“The pandemic has revealed to many that care work is vital work” A Conversation with Memphis Advocates for Radical Childcare (M.A.R.CH.) co-founder Phuong Nguyen
This is the last in a series of essays on “Higher Ed Wall-to Wall in Tennessee,” which will continue for the rest of this week. This series of posts highlights voices and union-led campaigns on higher-ed campuses across Tennessee. We offer both a picture of the challenges that we face and perhaps some organizing solutions, particularly to other higher education employees in right-to-work states, to help navigate the shifting academic terrain that we are experiencing in the face of COVID-19.
The COVID-19 pandemic has created several shifts across the labor landscape while exposing how piecemeal family care policies have left workers in precarious situations. The closure of schools at the end of the spring semester and uneven plans for reopening this fall have prompted questions about how a society and economy can function without sustainable care work. In this interview with M.A.R.CH. co-founder Phuong Nguyen, we discuss what the Memphis-based organization has meant within the vibrant social justice scene and how developing care policies in a right-to-work state could impact the future of childcare movements, both in and out of academia.
Andrea Ringer: Can you talk about the work that Memphis Advocates for Radical Childcare (M.A.R.CH.) does for social justice movements?
Phuong Nguyen: Our vision is a Memphis where anyone—parents, caregivers, and their children—can fully participate in social justice work. We envision childcare as a political act that sustains and regenerates the social justice movement. Childcare is just as much a vehicle of solidarity that supports movement work as it is integral and radical organizing in itself. We view childcare as often invisibilized and gendered labor that is an essential component of the ecosystem of front-lines organizing. How else can families, mothers, and working-class caregivers, fully participate in strikes, protests, marches, or any form of organizing, without a space or support for their children and young ones? Movements for justice cannot be successful unless they are inclusive and intersectional, which means marginalized women, children, and all people are invited to bring their full selves into the work. This community care concept allows for social justice work to be sustained by a truly intergenerational and inclusive coalition that also centers the political education and participation of our children in the movement.
AR: How do your mission, vision and values work to support social justice?
PN: M.A.R.CH. partners with social justice and community organizations to provide free volunteer childcare for activist and community meetings, events, and actions. Often, there are no intentional family-inclusive movement spaces and many spaces discourage participation of children and their caregivers. M.A.R.CH. aims to lead and promote radically engaging, compassionate, and safe childcare. By supporting activists, working parents, and organizers with childcare needs, we seek to center people who would otherwise play a peripheral role given the burden of this essential labor. To a degree, childcare means engaging in reproductive, gender, and economic justice. Additionally, we advocate for the comprehensive availability of resources supporting the unique needs of parents, caregivers, and their children in our community. This means being proponents of universal and accessible childcare and supporting the creation of alternative childcare models and mutual aid networks for families.
We are part of a nation-wide network of childcare collectives (Intergalactic Conspiracy of Childcare Collectives) from Chicago, to New York, DC, and the Bay Area who are all engaged in continuing a legacy community care. Civil rights and social justice groups have long viewed the necessity of intentionally caring for children as part of social justice and revolutionary work, from offering free breakfast programs, facilitating the political education of children, to marches that involve children and families and actions that are directly led by youth.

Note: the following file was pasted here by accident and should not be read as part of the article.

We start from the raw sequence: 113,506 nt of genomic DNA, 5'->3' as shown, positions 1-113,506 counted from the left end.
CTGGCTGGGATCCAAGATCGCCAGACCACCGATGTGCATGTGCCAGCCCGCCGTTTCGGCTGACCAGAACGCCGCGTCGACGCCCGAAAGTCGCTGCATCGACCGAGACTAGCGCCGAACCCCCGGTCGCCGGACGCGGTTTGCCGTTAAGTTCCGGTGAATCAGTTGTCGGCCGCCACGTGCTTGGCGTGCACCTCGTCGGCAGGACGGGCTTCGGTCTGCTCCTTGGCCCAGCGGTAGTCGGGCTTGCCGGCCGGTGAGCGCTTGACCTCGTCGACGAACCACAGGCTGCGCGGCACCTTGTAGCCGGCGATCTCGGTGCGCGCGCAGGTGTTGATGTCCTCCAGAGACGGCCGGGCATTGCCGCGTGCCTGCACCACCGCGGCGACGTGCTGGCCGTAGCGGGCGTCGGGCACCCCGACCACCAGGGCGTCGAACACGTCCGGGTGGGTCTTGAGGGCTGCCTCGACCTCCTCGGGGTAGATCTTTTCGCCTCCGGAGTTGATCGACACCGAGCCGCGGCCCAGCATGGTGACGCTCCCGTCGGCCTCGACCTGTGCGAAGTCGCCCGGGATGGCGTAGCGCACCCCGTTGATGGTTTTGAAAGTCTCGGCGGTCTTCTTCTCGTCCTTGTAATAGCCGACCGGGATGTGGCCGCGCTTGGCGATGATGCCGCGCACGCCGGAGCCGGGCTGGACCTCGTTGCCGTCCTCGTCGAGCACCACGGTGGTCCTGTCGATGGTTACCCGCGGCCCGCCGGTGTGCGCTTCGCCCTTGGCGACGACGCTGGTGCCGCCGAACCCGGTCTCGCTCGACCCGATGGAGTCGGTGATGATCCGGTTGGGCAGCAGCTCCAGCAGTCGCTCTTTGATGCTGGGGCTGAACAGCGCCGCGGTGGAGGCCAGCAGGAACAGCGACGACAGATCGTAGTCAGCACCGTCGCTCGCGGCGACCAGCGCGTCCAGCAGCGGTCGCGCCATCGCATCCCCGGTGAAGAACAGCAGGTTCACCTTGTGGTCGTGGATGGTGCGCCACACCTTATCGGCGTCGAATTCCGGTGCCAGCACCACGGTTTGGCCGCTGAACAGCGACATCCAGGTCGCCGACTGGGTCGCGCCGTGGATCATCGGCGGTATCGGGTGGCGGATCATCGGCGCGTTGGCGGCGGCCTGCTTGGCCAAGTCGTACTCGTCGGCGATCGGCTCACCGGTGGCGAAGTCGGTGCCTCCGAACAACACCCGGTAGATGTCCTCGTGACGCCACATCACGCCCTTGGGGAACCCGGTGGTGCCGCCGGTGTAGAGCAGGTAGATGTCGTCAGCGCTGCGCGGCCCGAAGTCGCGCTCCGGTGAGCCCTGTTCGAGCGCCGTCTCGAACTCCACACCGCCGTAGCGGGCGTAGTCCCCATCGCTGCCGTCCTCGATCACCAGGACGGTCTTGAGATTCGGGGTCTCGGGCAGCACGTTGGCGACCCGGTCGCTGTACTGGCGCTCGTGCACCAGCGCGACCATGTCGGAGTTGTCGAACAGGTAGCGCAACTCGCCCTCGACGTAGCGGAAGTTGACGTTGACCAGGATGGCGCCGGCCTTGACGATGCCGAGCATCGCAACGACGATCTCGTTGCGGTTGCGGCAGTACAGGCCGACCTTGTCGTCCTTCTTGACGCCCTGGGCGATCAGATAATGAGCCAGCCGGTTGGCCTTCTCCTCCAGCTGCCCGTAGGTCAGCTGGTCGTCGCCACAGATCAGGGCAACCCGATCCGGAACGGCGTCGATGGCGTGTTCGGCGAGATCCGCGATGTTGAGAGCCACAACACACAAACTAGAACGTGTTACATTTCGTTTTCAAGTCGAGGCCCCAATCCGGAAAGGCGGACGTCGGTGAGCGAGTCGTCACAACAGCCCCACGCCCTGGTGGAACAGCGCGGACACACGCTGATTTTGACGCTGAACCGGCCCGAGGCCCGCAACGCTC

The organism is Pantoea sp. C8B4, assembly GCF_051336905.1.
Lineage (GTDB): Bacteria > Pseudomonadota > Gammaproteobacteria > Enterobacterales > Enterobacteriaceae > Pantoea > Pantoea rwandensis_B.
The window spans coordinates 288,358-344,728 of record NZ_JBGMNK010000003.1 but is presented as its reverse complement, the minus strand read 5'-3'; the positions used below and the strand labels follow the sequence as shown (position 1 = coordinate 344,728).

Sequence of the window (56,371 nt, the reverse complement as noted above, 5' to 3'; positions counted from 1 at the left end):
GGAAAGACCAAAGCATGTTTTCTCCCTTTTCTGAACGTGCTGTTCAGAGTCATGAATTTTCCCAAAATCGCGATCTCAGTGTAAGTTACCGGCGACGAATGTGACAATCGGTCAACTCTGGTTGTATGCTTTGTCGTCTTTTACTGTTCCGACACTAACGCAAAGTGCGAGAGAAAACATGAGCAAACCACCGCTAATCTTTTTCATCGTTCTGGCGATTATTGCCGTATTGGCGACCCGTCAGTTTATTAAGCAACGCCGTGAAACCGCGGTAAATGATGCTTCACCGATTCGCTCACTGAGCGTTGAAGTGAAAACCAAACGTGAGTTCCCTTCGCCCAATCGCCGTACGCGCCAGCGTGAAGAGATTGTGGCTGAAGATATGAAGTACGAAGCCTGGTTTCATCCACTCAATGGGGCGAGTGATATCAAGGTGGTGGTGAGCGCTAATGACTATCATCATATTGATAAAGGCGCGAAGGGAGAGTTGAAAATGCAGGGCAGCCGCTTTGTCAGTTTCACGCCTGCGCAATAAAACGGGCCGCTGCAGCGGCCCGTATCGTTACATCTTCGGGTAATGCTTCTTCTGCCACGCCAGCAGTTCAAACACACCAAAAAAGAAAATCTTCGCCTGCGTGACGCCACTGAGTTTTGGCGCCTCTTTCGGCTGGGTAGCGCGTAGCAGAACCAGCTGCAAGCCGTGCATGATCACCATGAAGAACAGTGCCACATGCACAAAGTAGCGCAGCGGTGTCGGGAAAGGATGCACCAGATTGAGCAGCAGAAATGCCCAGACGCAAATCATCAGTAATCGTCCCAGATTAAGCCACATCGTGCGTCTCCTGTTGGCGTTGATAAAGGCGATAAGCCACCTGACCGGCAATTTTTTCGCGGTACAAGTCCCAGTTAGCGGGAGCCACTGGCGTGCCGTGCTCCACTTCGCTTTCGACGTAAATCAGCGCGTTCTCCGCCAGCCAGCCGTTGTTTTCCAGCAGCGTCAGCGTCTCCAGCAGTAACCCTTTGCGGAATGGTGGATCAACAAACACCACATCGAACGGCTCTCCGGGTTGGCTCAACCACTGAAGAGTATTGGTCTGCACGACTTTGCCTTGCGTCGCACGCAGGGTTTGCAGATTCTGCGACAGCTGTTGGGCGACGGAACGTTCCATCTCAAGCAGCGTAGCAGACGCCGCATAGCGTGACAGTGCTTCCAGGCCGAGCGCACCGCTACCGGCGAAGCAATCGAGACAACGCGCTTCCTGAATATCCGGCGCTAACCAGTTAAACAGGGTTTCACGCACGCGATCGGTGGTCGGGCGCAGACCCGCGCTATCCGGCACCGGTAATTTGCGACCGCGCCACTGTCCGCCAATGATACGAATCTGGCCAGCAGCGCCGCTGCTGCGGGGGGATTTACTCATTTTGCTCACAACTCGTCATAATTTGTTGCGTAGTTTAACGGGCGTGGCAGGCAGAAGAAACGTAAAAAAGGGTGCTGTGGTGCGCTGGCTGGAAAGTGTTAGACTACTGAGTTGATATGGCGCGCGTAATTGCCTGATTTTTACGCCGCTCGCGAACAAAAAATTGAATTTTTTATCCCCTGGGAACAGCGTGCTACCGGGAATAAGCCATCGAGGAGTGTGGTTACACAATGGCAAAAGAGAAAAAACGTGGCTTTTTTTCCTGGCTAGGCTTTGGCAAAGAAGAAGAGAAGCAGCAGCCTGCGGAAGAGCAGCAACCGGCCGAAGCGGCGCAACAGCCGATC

However, patriarchal culture de-prioritizes the expertise, labor, and leadership of caregivers—especially low-income, working class, immigrant, BIPOC women and mothers, hence, narratives promulgating care work as crucial to movement work often goes unnoticed. M.A.R.CH. values the contributions and wisdom of these often-excluded folks and we are intentional about centering their experiences and practicing the values that we are advocating for. To us, radical childcare is being committed to anti-racist, feminist, and intersectional thought. It is a practice of collective responsibility, community support, mutual aid, and sustainable resource-sharing. It is intergenerational engagement, co-learning, and liberation. It is valuing our children’s ability to understand and challenge oppression. It is a plethora of deeply held revolutionary principles and the embodiment of community resilience and interdependence.
AR: What inspired you to create this organization?
PN: M.A.R.CH. began as an interest group of diverse organizations and community members who first gathered in January 2016. Many of us parents, the objective was to create a solution to the childcare need in the movement community, beginning with the childcare need of Fight for $15 workers and other labor organizations. Among us were organizers from Fight for $15, Healthy and Free Tennessee, CoreAlign, Worker’s Interfaith Network, Memphis Single Parents Network, Planned Parenthood Greater Memphis Region, Center for Research on Women, Cooperative Memphis, H.O.P.E. Women and other members of the community. Together, we formed a collective that aims to sustain long-term movement work and build a healthier support community that respects, values, and shares caregiving work. But it all began with the Fight for $15 April day of action that year. Ever since, we have partnered with SisterReach, Choices, MidSouth Peace and Justice Center, Southeast Immigrant Rights Network, United Campus Workers and more. We seemed to have a natural affinity for labor and reproductive justice organizations, however, we have partnered with an array of groups under the broad helm of social justice.